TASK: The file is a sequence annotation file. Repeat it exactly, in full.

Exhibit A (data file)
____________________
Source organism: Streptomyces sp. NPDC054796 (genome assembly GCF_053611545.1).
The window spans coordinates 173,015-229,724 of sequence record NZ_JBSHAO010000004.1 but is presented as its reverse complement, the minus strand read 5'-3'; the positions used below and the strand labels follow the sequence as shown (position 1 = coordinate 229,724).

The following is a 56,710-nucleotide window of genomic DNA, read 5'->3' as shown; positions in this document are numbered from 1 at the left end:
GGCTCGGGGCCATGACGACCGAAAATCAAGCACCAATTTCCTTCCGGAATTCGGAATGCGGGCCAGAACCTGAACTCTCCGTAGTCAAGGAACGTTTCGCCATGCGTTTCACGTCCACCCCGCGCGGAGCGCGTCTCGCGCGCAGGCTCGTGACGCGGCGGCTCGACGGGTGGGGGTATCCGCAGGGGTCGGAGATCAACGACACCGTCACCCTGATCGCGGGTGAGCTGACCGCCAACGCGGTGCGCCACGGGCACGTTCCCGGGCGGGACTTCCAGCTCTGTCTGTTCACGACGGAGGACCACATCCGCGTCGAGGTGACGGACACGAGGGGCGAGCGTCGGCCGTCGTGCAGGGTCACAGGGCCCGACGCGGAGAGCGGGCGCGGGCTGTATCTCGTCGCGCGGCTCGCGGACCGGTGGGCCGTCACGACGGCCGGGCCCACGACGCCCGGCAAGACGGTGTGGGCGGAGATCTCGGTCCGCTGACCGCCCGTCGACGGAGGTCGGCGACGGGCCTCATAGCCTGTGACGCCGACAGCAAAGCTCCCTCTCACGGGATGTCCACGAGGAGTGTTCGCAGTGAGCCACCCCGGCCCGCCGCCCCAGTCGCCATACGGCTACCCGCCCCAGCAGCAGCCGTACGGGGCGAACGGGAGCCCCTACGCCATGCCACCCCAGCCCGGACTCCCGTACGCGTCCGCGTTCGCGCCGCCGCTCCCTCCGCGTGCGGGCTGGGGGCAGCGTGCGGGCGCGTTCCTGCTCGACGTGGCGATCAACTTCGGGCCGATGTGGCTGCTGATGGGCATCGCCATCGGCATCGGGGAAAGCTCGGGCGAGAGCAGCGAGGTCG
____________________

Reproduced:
Source organism: Streptomyces sp. NPDC054796 (genome assembly GCF_053611545.1).
The window spans coordinates 173,015-229,724 of sequence record NZ_JBSHAO010000004.1 but is presented as its reverse complement, the minus strand read 5'-3'; the positions used below and the strand labels follow the sequence as shown (position 1 = coordinate 229,724).

The following is a 56,710-nucleotide window of genomic DNA, read 5'->3' as shown; positions in this document are numbered from 1 at the left end:
GGCTCGGGGCCATGACGACCGAAAATCAAGCACCAATTTCCTTCCGGAATTCGGAATGCGGGCCAGAACCTGAACTCTCCGTAGTCAAGGAACGTTTCGCCATGCGTTTCACGTCCACCCCGCGCGGAGCGCGTCTCGCGCGCAGGCTCGTGACGCGGCGGCTCGACGGGTGGGGGTATCCGCAGGGGTCGGAGATCAACGACACCGTCACCCTGATCGCGGGTGAGCTGACCGCCAACGCGGTGCGCCACGGGCACGTTCCCGGGCGGGACTTCCAGCTCTGTCTGTTCACGACGGAGGACCACATCCGCGTCGAGGTGACGGACACGAGGGGCGAGCGTCGGCCGTCGTGCAGGGTCACAGGGCCCGACGCGGAGAGCGGGCGCGGGCTGTATCTCGTCGCGCGGCTCGCGGACCGGTGGGCCGTCACGACGGCCGGGCCCACGACGCCCGGCAAGACGGTGTGGGCGGAGATCTCGGTCCGCTGACCGCCCGTCGACGGAGGTCGGCGACGGGCCTCATAGCCTGTGACGCCGACAGCAAAGCTCCCTCTCACGGGATGTCCACGAGGAGTGTTCGCAGTGAGCCACCCCGGCCCGCCGCCCCAGTCGCCATACGGCTACCCGCCCCAGCAGCAGCCGTACGGGGCGAACGGGAGCCCCTACGCCATGCCACCCCAGCCCGGACTCCCGTACGCGTCCGCGTTCGCGCCGCCGCTCCCTCCGCGTGCGGGCTGGGGGCAGCGTGCGGGCGCGTTCCTGCTCGACGTGGCGATCAACTTCGGGCCGATGTGGCTGCTGATGGGCATCGCCATCGGCATCGGGGAAAGCTCGGGCGAGAGCAGCGAGGTCG